Guest Blog: Don’t Tarnish Your Golden Years, Plan Ahead Now

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This week’s guest blog is courtesy of Hazel Bridges from AgingWellness. As we near mid-century, 83 million people will consist of the 65+ demographic as projected by the Census Bureau. The best advice, as offered in this piece: Plan now.

 

Don’t Tarnish Your Golden Years, Plan Ahead Now

 

Image via Pixabay

 

You plan for dinner. You plan your vacations. You should put at least that much effort into planning for your long-term care.

Need guidance? The following primer can give you a jumpstart:

What is long-term care?

If you become injured or unable to care for yourself due to age or disability, you’ll need long-term care, which is exactly what it sounds like: care for the long-term. This will be different for everyone and potential options include:

  • Skilled nursing care. Onsite residential care in a hospital setting.
  • Assisted living. Onsite residential care in a casual setting that allows access to medication assistance, social opportunities, and assistance with mobility, travel, etc.
  • Home care. At-home companionship and support for daily living activities, medication and possibly light housekeeping.

What factors affect my potential long-term care needs?

There are many factors that go into this. Some you can control; others are left up to chance and genetics. Activities that are harmful to your health, many of which Bronson Health attributes to stress such as drinking and smoking, can lead you down a path straight toward illness. Other issues include:

  • Unhealthy choices. Failure to keep your body in motion can make it easier for you to sustain an injury that requires hands-on care by family or paid providers. Falling is the most common trigger of injury to seniors. Likewise, making poor dietary decisions and engaging in risk-taking behavior can also put you at a greater risk for dependence on others.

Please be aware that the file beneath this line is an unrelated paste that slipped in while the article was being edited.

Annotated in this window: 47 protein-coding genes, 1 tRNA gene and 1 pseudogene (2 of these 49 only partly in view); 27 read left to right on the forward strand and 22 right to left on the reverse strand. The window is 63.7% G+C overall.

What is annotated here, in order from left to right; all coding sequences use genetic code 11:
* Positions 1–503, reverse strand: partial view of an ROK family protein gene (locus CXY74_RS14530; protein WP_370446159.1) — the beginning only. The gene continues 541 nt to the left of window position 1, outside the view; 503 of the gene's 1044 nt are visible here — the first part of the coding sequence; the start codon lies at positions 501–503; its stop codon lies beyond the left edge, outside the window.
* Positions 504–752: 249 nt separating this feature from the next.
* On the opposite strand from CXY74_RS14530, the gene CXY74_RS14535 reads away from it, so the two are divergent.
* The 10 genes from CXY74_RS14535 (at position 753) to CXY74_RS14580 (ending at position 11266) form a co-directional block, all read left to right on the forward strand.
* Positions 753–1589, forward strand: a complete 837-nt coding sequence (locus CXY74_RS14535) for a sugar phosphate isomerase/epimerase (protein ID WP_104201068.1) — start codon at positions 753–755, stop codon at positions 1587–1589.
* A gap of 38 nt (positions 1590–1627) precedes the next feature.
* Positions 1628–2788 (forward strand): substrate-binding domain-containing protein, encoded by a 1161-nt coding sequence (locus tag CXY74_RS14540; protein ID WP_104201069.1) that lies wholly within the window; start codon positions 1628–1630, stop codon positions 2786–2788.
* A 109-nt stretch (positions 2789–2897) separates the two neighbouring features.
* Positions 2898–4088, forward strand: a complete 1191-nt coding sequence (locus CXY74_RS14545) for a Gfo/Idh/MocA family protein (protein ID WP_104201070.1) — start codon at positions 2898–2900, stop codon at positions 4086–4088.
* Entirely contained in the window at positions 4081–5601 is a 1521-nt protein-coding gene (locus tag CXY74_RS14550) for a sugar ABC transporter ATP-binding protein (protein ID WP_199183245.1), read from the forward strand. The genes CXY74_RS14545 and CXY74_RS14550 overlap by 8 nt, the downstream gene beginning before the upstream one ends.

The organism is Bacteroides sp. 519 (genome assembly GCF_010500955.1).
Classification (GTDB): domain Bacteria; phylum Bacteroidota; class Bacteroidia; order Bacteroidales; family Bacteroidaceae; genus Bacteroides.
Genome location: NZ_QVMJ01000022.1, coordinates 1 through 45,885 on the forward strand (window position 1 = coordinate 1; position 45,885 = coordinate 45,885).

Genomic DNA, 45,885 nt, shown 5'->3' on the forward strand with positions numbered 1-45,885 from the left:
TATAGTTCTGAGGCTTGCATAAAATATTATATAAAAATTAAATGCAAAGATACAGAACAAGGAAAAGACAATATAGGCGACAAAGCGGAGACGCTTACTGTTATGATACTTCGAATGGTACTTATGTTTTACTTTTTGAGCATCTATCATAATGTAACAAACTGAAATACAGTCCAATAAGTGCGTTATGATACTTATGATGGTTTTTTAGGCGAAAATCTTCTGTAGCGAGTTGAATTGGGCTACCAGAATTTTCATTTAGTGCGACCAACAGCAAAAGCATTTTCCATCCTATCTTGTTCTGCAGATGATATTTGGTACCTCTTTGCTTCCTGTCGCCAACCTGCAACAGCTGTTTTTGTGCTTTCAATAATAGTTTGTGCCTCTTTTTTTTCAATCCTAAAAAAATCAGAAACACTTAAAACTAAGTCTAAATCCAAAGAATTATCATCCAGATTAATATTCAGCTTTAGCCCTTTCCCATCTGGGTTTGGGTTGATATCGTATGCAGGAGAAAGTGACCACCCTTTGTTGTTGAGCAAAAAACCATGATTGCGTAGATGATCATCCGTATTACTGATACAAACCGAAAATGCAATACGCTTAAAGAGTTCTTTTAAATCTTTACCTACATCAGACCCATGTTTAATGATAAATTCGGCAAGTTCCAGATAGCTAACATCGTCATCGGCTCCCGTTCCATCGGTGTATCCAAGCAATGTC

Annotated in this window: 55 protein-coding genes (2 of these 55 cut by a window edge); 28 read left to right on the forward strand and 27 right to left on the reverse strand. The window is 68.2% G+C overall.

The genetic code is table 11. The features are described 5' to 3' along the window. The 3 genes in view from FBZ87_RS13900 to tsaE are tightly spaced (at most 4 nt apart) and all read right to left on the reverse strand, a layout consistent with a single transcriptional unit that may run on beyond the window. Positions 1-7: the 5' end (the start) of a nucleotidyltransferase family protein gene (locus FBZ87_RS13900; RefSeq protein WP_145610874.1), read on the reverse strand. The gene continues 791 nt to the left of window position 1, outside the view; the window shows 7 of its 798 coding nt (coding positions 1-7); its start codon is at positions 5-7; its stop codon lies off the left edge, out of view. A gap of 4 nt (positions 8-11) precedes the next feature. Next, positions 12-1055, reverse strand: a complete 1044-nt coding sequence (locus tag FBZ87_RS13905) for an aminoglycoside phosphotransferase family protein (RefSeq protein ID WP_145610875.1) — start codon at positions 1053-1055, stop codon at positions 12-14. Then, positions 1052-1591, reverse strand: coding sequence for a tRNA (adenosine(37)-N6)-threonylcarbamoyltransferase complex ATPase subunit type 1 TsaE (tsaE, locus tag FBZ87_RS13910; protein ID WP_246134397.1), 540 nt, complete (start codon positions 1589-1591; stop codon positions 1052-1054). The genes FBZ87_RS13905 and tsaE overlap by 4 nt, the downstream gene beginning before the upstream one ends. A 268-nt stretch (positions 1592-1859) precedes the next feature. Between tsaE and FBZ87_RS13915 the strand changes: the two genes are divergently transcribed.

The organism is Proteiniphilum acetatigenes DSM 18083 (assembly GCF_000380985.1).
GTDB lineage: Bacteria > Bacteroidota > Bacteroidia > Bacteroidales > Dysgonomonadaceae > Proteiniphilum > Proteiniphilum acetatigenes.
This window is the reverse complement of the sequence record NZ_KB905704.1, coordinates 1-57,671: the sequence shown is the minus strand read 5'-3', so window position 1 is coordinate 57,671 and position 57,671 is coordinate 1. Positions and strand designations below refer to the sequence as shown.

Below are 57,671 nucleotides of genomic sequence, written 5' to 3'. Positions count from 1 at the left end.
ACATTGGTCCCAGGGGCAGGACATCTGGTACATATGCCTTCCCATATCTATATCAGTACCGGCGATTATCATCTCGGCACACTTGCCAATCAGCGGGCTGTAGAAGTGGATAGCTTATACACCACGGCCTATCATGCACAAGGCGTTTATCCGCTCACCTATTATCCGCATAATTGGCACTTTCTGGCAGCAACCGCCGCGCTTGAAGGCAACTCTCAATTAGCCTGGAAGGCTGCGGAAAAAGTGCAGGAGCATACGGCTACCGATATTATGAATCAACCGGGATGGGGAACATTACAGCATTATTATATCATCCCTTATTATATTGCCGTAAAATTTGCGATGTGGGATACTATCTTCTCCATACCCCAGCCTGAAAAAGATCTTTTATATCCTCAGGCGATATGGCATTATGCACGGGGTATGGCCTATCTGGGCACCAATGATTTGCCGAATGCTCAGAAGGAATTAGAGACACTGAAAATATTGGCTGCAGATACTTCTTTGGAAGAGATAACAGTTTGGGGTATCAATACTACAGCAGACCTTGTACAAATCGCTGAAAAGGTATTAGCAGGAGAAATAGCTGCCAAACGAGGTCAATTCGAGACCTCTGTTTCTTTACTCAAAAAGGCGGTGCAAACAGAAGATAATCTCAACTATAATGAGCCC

• Even if you live a healthy life, eat right, exercise and take great care of yourself, genetic predisposition to diseases and disabilities should be considered in your planning. Parkinson’s disease, dementia, cancer and other health complications are all things to look for in your family tree.

How can I fund my post-career life?

Your age, needs, location, savings and desired level of care and amenities determine how much long-term care will cost. Assisted living averages around $4,000 per month for a mid-level facility; luxury accommodations can be much higher. Nursing care may cost more than $100,000 per year or more. Home care services vary based on the provider and can cost as much as $127 a day. Funding for these services may be obtained in different ways including:

  • Private savings. Your IRA or 401K, savings accounts, the sale or real or personal property and gift funds from family.
  • Medicare Advantage. Standard Medicare doesn’t fully cover long-term care. A Medicare Advantage Plan from a provider like Anthem may be a wise option as it covers everything Parts A and B do, and many plans provide additional coverage for vision, hearing, and prescriptions.
  • Reverse mortgage. If you own your home, you can take advantage of the equity in it without having to move or reassign the title. A reverse mortgage can leverage your non-liquid assets and pay for all or part of your long-term care needs. This is a great option if home care needs arise unexpectedly. RMF offers some advantages and disadvantages to taking out a reverse mortgage.

The sooner you begin planning for potential needs, the better off you’ll be. Don’t make the mistake of thinking you’ll be able to take care of yourself until the end, few people can. Failure to consider your healthcare needs with age can create extra stress on you and a financial burden on your family. Government assistance isn’t always an option, and when it is, there are requirements that must be met each care term. If you don’t qualify, you may not get the care you need because your paperwork isn’t in order or due to a small change in your health.

It’s up to you to ensure your care needs are met. Start by making better decisions for your health now and decide how you’ll pay for yourself when you are no longer able to manage a home, job or your healthcare needs.

 

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